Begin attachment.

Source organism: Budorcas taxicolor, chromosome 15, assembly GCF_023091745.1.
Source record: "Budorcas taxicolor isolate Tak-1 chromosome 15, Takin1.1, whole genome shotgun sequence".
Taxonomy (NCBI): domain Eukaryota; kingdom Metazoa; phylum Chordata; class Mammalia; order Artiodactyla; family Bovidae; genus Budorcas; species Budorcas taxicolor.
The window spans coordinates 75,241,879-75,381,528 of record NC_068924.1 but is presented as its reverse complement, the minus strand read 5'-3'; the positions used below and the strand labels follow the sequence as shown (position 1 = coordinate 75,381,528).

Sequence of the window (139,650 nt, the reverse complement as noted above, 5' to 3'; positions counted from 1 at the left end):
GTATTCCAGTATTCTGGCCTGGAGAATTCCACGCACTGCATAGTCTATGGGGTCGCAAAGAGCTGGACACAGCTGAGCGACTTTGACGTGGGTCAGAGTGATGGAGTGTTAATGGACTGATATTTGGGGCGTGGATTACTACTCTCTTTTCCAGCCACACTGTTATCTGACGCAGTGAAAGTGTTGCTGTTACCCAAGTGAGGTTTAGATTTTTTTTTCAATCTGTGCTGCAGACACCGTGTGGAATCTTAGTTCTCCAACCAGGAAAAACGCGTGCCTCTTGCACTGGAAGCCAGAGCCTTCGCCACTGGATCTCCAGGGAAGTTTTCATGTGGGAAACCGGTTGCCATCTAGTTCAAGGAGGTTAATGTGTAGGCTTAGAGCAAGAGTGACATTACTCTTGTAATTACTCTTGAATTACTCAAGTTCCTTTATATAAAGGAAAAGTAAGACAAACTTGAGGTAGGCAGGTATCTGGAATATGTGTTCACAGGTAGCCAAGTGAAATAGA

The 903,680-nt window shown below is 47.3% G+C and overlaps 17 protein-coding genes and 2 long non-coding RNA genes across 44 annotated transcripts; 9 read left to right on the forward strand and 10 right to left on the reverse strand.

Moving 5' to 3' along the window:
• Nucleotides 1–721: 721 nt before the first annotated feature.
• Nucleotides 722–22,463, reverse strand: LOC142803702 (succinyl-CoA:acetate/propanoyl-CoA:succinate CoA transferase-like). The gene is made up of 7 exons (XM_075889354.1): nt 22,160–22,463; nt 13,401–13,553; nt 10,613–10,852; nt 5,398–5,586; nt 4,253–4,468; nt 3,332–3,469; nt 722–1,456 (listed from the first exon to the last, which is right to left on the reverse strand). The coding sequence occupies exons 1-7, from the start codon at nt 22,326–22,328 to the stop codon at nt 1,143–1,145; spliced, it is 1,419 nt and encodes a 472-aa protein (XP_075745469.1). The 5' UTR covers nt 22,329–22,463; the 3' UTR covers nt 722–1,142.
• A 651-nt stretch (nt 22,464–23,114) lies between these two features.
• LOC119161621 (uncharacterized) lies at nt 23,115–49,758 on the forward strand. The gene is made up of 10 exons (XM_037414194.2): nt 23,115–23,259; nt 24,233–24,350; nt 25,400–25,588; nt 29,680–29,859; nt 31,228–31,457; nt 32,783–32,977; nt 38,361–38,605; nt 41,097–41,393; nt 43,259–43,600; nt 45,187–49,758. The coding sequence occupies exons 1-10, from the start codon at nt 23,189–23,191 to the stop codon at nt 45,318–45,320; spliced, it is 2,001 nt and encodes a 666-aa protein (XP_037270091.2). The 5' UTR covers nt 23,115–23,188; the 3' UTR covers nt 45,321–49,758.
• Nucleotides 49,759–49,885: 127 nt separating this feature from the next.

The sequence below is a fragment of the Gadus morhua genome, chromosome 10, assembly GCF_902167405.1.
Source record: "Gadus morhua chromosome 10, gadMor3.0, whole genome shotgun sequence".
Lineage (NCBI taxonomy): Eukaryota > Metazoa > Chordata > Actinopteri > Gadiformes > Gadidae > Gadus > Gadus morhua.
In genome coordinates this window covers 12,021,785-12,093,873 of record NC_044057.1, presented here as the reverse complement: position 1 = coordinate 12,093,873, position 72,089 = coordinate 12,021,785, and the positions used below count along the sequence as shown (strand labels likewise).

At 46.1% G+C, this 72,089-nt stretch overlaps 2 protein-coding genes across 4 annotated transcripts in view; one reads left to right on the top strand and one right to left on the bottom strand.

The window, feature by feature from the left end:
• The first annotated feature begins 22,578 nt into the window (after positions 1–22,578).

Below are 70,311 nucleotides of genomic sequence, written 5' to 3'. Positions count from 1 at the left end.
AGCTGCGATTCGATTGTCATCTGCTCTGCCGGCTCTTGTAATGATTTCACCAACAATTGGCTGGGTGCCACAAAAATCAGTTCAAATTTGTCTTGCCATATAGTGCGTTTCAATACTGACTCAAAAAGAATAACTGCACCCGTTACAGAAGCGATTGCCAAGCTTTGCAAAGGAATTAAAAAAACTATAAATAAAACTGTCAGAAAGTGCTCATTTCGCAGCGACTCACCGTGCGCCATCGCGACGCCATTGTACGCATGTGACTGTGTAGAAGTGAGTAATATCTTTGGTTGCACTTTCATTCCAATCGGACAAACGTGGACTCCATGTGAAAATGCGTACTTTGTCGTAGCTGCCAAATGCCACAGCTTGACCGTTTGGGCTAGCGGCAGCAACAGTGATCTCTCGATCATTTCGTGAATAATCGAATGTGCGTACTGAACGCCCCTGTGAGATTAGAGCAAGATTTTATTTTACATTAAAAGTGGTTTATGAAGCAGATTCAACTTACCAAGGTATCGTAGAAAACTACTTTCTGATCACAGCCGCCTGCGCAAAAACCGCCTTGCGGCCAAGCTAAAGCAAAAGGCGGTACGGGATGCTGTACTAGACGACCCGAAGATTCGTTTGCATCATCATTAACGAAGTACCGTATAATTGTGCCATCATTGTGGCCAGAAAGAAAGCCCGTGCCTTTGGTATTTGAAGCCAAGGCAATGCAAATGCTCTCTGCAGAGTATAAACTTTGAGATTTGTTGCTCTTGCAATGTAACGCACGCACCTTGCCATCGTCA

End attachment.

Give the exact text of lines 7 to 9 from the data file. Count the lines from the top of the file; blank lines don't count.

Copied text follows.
The 903,680-nt window shown below is 47.3% G+C and overlaps 17 protein-coding genes and 2 long non-coding RNA genes across 44 annotated transcripts; 9 read left to right on the forward strand and 10 right to left on the reverse strand.

Moving 5' to 3' along the window:
• Nucleotides 1–721: 721 nt before the first annotated feature.